Top CFO concerns in Middle East: Talent, liquidity management and government policy
Extended macroeconomic ups and downs in global markets are worrying CFOs in the Middle East
CFOs await more positive economic climate before adding full-time employees
The pressures on CFOs are great – and mounting, finds the latest Deloitte CFO Insights survey. The core concern of CFOs across the Middle East and in global markets is primarily global financial volatility, in addition to extended macroeconomic ups and downs arising in recent years.
“The role of the CFO has become more demanding as a result of increasing pressures from economic stagnation, employment hindrances and growing debts,” says James Babb, Partner and CFO Program Leader, Deloitte Middle East. “The impact of globalization has never been more prevalent, with even the remotest events affecting a country’s national economy in the Middle East,” he added.
CFO Insights is a periodical publication by Deloitte, dedicated to addressing the issues that (CFOs) and finance executives face today. In addition to global volatility, the latest Deloitte CFO Insights issue identifies 9 other main concerns facing CFOs today. They include:
Identifying the right growth strategies
Cost-cutting initiatives are yielding less and less returns. This shift is shining a brighter spotlight on finding growth. One in five CFOs, in fact, say they are actively pursuing major transformational deals, and more than half are looking to make smaller deals. At the same time, organic growth remains in favor, with the focus overwhelmingly on generating synergies and scale efficiencies. When CFOs do look at emerging markets, China remains a prime target. A recent series of CFO Forums (organized by Deloitte) focused on doing business in China. One of the outcomes revealed that regardless of what industry you are in, China will have an impact on your business. That impact may extend to incremental markets for products, additional customer base, alternative financing sources, and even pricing of raw materials.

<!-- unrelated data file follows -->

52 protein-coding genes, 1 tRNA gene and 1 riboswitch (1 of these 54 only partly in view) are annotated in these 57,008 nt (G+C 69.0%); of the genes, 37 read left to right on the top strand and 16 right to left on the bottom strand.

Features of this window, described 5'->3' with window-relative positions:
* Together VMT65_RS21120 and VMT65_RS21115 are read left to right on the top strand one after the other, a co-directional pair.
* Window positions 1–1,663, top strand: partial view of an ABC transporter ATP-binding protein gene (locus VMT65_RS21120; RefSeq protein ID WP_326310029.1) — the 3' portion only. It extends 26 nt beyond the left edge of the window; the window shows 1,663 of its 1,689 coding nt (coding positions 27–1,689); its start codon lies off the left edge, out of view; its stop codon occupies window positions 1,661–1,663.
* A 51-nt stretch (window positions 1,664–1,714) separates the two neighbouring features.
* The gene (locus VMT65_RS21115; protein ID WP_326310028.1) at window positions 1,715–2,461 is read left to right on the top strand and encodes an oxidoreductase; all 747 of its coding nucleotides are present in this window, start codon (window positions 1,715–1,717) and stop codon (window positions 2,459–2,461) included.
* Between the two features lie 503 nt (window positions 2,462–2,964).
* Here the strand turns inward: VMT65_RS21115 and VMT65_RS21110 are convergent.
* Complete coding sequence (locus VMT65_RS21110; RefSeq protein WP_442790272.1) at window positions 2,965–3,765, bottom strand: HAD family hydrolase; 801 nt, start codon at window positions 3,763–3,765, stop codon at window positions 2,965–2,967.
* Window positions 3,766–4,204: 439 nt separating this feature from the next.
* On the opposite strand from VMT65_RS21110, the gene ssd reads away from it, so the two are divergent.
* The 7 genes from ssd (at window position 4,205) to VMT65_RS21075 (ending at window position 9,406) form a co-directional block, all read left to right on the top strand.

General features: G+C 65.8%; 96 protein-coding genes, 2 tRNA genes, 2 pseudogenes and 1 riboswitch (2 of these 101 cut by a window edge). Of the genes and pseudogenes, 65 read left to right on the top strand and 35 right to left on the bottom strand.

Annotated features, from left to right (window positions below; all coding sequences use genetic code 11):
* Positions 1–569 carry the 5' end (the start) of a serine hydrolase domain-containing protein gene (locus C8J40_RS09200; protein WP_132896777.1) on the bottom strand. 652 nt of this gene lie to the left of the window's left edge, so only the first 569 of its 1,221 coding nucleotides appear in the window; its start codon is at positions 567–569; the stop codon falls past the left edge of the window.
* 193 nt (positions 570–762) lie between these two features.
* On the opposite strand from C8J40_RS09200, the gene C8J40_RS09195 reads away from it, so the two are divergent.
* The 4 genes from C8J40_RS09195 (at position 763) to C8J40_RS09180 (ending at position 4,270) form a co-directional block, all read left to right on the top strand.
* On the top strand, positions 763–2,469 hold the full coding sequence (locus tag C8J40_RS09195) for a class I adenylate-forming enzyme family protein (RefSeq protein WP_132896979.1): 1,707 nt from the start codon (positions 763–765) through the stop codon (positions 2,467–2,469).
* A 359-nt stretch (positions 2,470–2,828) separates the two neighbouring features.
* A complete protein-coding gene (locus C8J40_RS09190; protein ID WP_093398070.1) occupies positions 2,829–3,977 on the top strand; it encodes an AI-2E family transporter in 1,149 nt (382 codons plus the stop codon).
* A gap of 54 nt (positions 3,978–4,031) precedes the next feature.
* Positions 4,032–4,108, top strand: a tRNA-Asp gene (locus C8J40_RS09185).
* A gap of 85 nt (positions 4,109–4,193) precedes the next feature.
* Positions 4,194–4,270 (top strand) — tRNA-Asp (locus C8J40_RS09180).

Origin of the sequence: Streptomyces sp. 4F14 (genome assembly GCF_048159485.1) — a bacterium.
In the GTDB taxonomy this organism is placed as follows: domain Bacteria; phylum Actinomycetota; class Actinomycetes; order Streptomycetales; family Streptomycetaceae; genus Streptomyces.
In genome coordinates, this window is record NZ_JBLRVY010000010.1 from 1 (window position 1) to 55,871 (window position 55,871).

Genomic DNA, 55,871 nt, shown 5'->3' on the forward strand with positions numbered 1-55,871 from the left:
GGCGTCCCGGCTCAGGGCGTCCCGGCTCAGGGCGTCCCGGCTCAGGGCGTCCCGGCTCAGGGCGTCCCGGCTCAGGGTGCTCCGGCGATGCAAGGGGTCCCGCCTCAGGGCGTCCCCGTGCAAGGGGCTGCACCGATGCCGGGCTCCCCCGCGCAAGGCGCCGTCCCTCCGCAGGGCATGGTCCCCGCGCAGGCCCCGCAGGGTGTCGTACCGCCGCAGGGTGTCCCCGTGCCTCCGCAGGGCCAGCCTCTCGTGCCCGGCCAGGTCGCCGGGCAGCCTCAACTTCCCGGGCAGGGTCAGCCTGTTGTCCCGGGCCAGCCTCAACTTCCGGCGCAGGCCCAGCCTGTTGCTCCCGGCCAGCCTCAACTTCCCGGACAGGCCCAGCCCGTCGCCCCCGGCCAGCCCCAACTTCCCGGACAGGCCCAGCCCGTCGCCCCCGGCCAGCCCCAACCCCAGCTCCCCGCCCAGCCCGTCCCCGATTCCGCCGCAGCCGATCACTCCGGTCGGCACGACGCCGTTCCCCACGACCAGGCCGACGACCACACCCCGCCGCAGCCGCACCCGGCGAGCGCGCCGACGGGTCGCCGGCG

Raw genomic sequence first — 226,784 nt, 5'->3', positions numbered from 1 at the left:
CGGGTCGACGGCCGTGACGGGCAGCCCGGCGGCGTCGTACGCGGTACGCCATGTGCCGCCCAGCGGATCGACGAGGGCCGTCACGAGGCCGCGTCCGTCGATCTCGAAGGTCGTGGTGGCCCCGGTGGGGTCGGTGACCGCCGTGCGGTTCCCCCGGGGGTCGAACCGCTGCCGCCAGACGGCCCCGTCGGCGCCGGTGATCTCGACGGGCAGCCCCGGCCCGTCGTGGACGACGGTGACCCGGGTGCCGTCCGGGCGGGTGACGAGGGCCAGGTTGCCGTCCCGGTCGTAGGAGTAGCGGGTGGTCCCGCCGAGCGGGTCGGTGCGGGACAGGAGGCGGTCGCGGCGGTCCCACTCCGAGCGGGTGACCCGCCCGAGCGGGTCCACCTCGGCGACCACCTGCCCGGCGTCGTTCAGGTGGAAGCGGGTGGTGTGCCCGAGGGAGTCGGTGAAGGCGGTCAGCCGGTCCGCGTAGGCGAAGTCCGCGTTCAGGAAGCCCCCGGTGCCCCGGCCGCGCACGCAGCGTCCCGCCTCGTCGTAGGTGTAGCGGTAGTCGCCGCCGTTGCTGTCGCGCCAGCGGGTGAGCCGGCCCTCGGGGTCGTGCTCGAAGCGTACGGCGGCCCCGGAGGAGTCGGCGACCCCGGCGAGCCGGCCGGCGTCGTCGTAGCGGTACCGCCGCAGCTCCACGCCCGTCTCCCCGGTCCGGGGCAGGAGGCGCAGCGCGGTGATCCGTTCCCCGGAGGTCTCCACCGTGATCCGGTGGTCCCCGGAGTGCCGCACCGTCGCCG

Given external uncertainty, CFOs are focused on helping their organizations assess the broader environment, determining which decisions should be made now, and getting their organizations focused on the necessary strategies. But CFOs reveal they are worried about their organizations’ ability to implement those strategies. In the Q3 2011 CFO Signals survey, CFOs were asked strategic risks they are most worried about, almost 70% indicated that their strategies were not well-enough (re)defined, and 28% indicated strong concerns.
Employment or lack thereof is proving to be a double-edged sword for CFOs. While they are worried about the major consequences unemployment has on consumer spending, CFOs are not planning to increase hiring any time soon. In fact, the hiring projections have hovered around 1% and 2% since the launch of the CFO Signals survey. Instead of adding full-time hires, CFOs are continuing to clean up their balance sheets and execute capital projects often through outsourcing techniques. Many indications are that they are waiting for a more positive direction from the economy before adding full-time employees. And that shift has to be pronounced: it would take a 20% sale gains year over year for 50% of CFOs to hire substantially.